Letter From Iran
Hossein, a young newspaper vendor, is a revolutionary. I recently fell victim to his revolutionary subterfuge at his newsstand near Teheran's Revolution Square, a choked and crowded downtown district where massive images of the late Ayatollah Khomeini mingle with billboards promoting the American film The Usual Suspects.
Hossein, you see, was distressed at my choice of newspaper: the hardline daily Resalat, which opposes Iranian President Mohammed Khatami's social and political reforms. So he struck, with great stealth, inserting the wildly popular pro-Khatami newspaper Neshat between the pages of my conservative daily.
As I walked away from the newsstand, the smuggled copy of Neshat, which promotes greater social and political freedom, fell to the ground--evidence of Hossein's sabotage. Immediately, I sensed foul play and confronted him. He came clean. "You are a journalist," he shrugged. "You write for foreign newspapers. You must not read that conservative garbage." Smiling, his bright black eyes twinkling with pride, he added, "You should read Neshat. This is what the Iranian people are reading."
The episode was vintage Khatami-era Iran. Iranians from all walks of life have pinned their future hopes on Khatami, a cleric with a sincere belief in freedom of expression and the rule of law, a philosophical affinity with John Stuart Mill and a taste for surfing the Net. Since his election just over two years ago, many Iranians agree that social and political freedoms have measurably improved and that the political discourse of the nation--with talk of civil society and freedom of expression--has radically changed. To be sure, Khatami faces formidable opposition from Iran's conservatives, who still control the main levers of power, including the armed forces, internal security, the judiciary, the Parliament and, most important, the Supreme Leader Ayatollah Ali Khamenei, who has final say on all matters. The Supreme Leader, whose office is a vestige of Iran's 1979 Constitution, is chosen by the country's top clerics and has veto power over all government actions, although he exercises it with caution.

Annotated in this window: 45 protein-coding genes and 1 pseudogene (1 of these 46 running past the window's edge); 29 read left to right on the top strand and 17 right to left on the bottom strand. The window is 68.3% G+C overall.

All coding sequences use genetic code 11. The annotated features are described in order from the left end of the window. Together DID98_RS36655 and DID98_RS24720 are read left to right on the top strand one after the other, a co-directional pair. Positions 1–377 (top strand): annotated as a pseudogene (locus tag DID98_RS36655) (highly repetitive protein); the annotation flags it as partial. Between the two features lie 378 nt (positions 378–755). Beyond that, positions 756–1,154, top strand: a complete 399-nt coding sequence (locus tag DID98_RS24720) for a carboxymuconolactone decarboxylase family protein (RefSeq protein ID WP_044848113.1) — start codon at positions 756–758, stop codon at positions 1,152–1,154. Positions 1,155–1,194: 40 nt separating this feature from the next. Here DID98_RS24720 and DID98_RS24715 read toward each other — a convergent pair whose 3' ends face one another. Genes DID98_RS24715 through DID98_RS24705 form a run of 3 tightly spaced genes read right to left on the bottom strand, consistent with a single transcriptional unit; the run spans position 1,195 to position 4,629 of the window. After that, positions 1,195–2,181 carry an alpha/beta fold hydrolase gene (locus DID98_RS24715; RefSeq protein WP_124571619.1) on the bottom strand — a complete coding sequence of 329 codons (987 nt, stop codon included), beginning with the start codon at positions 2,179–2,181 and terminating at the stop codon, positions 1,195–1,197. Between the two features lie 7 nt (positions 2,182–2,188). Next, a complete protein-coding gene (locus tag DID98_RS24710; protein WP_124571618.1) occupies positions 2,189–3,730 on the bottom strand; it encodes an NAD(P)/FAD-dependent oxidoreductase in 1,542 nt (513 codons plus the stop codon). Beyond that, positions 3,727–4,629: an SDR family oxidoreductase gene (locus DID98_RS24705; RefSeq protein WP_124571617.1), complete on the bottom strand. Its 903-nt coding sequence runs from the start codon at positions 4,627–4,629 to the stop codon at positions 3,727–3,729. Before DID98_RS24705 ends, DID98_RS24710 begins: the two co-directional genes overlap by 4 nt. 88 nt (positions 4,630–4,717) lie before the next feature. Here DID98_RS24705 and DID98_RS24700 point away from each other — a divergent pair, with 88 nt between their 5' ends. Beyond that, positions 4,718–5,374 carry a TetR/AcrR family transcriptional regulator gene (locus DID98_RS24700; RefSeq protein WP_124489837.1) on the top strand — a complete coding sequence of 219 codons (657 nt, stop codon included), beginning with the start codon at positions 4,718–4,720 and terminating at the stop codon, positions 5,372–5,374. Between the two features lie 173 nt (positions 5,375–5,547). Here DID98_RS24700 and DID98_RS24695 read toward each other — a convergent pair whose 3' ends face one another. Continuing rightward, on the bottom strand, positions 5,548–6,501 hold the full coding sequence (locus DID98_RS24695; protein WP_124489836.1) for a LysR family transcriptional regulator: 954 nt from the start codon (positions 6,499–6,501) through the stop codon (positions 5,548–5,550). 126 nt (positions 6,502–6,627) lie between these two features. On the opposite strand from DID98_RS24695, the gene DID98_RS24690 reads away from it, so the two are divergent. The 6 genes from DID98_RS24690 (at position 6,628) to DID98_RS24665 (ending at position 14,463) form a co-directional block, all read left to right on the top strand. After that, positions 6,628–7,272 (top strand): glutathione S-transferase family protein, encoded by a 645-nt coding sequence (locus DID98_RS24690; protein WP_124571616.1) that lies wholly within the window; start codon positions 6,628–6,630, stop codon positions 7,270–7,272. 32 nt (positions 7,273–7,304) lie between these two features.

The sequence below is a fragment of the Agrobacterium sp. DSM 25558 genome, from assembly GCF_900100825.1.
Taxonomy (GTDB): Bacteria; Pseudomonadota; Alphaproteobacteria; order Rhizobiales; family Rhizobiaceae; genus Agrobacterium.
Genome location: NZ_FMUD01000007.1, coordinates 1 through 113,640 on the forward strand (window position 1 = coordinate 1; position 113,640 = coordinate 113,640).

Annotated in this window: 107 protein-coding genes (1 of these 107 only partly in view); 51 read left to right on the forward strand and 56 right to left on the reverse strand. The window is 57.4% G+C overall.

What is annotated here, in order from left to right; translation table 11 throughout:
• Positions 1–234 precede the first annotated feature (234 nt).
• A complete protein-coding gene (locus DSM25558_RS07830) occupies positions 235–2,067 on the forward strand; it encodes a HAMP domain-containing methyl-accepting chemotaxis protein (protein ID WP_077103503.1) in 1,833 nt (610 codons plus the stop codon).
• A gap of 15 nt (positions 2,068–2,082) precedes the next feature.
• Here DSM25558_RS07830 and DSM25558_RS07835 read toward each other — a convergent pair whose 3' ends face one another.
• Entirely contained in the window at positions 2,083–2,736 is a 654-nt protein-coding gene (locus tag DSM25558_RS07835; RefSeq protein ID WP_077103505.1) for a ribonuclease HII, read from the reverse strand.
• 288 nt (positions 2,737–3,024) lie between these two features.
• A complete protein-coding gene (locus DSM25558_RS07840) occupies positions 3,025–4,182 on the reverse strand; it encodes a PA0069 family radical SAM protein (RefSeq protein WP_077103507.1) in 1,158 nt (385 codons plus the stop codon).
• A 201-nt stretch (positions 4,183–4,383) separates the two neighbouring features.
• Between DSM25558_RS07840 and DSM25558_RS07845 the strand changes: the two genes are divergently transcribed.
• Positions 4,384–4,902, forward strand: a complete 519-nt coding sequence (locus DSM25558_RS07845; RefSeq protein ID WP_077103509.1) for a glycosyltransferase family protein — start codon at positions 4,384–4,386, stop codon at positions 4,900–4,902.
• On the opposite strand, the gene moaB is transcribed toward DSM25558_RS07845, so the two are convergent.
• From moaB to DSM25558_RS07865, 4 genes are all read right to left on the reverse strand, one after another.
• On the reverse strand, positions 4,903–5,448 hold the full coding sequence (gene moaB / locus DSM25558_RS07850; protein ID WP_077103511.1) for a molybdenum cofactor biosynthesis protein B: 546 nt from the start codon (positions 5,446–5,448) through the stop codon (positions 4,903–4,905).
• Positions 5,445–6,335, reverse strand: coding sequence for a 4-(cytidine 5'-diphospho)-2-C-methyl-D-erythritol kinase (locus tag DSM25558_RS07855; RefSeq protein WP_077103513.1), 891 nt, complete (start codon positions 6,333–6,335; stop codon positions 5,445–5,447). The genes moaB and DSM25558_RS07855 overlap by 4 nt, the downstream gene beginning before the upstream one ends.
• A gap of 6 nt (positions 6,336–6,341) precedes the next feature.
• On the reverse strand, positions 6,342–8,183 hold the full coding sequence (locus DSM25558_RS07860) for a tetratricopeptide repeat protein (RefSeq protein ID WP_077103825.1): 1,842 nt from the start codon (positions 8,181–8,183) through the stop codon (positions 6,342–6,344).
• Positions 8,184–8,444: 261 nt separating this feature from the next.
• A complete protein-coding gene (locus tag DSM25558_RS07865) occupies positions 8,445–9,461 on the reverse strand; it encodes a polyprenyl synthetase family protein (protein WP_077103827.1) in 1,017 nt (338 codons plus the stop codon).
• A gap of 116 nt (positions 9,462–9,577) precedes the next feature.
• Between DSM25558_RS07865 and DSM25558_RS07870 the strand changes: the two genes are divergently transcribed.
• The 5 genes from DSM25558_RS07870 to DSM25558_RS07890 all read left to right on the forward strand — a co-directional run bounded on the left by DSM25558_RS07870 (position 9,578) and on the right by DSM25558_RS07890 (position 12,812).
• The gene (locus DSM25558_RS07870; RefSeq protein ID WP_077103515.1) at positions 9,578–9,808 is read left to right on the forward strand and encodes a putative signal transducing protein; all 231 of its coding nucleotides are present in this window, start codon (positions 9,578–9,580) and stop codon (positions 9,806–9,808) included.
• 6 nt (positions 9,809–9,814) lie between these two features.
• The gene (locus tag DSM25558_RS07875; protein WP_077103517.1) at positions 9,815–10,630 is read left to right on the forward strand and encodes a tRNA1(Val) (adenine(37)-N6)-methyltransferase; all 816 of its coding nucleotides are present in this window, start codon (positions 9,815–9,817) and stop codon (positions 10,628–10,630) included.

In this battle for power, Iran's conservatives have displayed rigid resistance to reform. Since Khatami's election, they have impeached one of his ministers and threatened another, jailed a popular pro-Khatami mayor, closed down several moderate newspapers and blocked numerous reform proposals from the office of the president. As a result, Khatami--despite being president--is often seen by the people as a political outsider. Each time the conservative forces challenge him publicly, his already massive support grows.
Two decades after Iran's 1979 Islamic revolution thundered onto the world stage, promising so much to so many, Iranians are wondering aloud what went wrong. Those heady days of revolution, when a brave coalition of secular and religious groups, led by Ayatollah Khomeini--the obstinate imam with the audacity to challenge the all-powerful Shah--inspired Iranians to dream of an equitable, free society, soon gave way to a more sobering reality: violent power struggles, the deadly 1980-88 war with Iraq, economic mismanagement and decline, continued social and political repression, international isolation.
"It all seemed so simple then, so right and true. We really believed that we were going to change Iran and change the world," said Morteza, a 40-year-old engineer and former student activist, jailed for his anti-Shah activities. "Of course, things did not work out as we expected." Like many Iranians critical of the revolution, Morteza prefers not to have his last name used in print.